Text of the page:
Crossing Cultures: Transforming the Ashmolean Museum
“The first institution ever called a “museum” has been given a new, extraordinarily inventive interpretation as part of the major refurbishment and re-conceptualisation of the museum. In keeping with its scientific heritage, it turned to its users and their way of reading documents of the past, making knowledge speak the language of life. The new quality in architecture, design and communication has received considerable support and resulted in the tripling of the number of visitors. While remaining free of charge, it has significantly increased its commercial income, accounting for a quarter of its budget. This new strategy has raised the Ashmolean to the forefront of its profession.”
The Ashmolean Museum is the University of Oxford’s museum of art and archaeology. Founded in 1683, it is the oldest museum in Britain and home to one the finest collections in the country. For much of the last decade, it has undertaken an innovative redevelopment project that is aimed at reinvigorating the museum and providing the public with a learning resource unrivalled in the country. The main phase of the project was completed in November 2009, when the museum reopened following a complete transformation, both architecturally and in the display and presentation of its collections.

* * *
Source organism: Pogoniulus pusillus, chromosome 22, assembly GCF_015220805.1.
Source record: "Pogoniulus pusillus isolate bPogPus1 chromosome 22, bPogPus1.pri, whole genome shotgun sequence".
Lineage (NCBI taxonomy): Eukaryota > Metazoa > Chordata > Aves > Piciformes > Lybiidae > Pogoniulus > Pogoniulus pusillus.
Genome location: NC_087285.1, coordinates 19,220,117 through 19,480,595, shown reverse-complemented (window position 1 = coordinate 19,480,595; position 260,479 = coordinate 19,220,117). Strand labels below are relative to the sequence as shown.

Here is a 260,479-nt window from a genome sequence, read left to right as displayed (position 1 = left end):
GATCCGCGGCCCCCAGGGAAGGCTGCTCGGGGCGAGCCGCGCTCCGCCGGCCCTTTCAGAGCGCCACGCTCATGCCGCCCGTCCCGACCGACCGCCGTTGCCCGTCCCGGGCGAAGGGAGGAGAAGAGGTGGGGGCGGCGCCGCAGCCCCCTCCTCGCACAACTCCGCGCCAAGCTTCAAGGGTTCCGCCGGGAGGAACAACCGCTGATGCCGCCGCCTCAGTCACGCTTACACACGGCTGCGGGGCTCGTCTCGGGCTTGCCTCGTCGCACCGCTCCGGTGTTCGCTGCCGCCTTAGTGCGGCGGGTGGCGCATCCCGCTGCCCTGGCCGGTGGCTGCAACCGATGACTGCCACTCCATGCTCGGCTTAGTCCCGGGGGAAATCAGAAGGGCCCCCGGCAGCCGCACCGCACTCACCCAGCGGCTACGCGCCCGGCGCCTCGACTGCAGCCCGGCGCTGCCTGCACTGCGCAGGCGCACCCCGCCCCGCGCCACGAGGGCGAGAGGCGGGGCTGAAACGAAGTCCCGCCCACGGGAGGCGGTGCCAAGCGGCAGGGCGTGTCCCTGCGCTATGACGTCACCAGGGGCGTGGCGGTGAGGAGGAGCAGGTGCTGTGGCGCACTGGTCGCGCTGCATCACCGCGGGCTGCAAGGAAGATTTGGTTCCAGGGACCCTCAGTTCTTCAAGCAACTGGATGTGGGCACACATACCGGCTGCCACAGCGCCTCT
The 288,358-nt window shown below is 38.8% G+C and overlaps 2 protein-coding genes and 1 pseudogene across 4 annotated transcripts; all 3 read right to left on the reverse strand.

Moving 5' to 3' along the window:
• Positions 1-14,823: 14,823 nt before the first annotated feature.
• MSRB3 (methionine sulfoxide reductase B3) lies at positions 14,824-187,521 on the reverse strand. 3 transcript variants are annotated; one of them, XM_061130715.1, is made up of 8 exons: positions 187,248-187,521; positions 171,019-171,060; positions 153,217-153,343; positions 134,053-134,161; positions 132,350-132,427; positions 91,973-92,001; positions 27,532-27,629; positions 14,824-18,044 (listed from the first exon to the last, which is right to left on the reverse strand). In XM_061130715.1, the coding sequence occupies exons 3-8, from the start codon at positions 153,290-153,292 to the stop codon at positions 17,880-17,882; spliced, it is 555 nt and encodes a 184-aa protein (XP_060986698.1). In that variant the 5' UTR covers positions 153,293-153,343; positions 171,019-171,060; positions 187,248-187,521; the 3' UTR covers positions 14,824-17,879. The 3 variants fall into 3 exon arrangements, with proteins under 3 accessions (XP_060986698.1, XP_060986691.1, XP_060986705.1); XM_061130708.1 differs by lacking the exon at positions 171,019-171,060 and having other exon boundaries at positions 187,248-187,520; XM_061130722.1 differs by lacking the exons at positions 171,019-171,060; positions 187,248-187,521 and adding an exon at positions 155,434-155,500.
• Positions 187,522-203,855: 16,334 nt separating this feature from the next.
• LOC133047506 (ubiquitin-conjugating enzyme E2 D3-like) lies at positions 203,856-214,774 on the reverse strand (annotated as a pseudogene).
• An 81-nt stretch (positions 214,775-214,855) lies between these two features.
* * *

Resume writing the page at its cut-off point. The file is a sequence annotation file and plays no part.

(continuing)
Its new display strategy, Crossing Cultures, provides the museum with an innovative approach to presenting history, by emphasizing the importance of cultural contacts. This approach is new to the museum world and provides visitors with a unique thought-provoking and awareness-raising narrative.